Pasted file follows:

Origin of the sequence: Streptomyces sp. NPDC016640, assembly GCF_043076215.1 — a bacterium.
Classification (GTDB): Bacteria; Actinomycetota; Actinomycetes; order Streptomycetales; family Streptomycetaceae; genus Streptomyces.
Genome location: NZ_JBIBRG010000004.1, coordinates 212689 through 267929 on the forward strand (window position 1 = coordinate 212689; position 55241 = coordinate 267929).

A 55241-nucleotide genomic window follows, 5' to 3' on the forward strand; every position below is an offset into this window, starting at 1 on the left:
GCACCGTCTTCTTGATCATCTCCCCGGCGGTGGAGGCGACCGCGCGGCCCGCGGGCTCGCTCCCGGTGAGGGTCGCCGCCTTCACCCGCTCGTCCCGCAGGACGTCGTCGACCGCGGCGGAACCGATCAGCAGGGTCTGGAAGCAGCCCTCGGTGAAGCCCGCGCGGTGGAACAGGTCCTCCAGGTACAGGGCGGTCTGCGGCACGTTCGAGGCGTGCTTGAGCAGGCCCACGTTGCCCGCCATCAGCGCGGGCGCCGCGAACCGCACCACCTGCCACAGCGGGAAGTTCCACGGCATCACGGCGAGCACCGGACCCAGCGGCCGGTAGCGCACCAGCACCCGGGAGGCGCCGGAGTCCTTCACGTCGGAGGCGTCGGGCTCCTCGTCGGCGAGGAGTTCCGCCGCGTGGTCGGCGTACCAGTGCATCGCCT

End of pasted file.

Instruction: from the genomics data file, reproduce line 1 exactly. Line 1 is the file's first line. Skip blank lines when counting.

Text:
Origin of the sequence: Streptomyces sp. NPDC016640, assembly GCF_043076215.1 — a bacterium.